Artificial Intelligence: Ports Are Beginning To Take Up Positions
Artificial intelligence (AI) is an affordable technology, although it is only slowly being introduced into the business sector. Thus far, it has primarily been used to improve sales prediction techniques, but its potential applications are infinite and include lowering maintenance costs, improving product quality, planning manufacturing and increasing service level. In the sphere of transport, AI opens up a host of possibilities. Will the ports take advantage of them?
How does deep learning work?Deep learning and neural networks are two of the machine-learning methods which have come to the fore the most in recent years. They are inspired by the way neural networks work in the brain. They transform the entry values, layer by layer, until the value of the variables that they are trying to predict is found. Even though the results of neural networks are quite satisfactory, they need vast amounts of data to learn, and learning times are long (days or even weeks). Natural language processing, image pattern recognition and voice processing are the main success stories of deep learning. Thus, the evolution of data collection and management has to include the following levels: recording, analysing, simulating, predicting and finally recommending. Based on that, new-generation ports are expected to apply predictive and prescriptive analysis techniques as tools to support decision-making when planning the transport of the actors in the port-logistics chain. And this does not only include lorries, since the same transport logistics that it applied on motorways can also be applied to any means of transport (railway, maritime or river).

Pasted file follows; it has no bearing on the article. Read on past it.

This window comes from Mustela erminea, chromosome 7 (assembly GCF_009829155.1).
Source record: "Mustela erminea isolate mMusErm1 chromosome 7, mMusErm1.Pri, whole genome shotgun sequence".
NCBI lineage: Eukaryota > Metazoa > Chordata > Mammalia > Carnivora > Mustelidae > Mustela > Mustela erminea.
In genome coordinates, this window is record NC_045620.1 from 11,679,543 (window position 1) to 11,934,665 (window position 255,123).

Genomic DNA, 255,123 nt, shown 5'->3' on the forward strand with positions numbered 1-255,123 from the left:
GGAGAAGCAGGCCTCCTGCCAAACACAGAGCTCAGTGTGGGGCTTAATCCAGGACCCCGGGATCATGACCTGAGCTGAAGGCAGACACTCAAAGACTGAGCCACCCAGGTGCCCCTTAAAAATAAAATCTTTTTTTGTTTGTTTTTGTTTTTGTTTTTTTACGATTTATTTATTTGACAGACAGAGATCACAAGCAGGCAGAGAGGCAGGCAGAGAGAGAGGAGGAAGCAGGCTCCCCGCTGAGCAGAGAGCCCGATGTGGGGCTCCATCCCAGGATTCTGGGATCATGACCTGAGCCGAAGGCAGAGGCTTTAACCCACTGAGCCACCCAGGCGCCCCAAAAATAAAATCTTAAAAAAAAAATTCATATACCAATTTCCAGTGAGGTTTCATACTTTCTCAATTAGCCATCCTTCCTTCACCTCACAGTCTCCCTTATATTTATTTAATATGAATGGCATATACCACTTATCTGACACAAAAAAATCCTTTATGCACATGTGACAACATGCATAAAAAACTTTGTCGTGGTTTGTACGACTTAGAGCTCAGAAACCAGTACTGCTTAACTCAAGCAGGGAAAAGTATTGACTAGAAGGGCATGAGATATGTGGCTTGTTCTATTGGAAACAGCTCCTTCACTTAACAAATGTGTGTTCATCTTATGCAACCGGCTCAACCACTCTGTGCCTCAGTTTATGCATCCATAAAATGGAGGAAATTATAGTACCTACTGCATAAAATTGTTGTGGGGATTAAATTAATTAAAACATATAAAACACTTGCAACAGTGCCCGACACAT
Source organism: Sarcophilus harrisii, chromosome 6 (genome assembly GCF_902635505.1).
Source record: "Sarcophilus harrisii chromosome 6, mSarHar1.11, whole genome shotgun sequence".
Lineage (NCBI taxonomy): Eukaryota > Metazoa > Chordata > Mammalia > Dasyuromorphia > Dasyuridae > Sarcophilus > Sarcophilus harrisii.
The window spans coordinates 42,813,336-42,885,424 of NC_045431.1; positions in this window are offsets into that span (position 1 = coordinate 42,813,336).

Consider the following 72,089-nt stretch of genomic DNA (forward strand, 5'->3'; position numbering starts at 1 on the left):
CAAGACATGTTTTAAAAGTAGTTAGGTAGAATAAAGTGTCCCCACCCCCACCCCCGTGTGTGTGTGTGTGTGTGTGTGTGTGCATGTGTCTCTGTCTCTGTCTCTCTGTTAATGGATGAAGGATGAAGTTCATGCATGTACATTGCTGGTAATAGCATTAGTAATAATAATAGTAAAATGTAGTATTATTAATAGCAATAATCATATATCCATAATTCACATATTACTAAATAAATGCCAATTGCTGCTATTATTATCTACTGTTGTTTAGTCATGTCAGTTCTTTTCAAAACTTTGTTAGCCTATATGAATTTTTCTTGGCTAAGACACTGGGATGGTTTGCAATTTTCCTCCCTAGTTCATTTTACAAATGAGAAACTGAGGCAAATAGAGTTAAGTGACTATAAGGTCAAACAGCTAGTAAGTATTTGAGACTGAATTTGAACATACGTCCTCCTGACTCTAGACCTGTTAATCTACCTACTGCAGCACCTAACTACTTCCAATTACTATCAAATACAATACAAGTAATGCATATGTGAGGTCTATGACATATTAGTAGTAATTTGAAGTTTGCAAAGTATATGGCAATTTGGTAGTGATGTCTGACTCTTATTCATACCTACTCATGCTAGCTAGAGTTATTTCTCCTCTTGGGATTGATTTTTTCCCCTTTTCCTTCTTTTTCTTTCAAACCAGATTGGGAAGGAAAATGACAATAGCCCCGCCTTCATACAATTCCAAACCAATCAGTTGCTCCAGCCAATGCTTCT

Ports that already have advanced systems that allow them to gather a significant amount of data will be the best poised to successfully incorporate the tools offered by artificial intelligence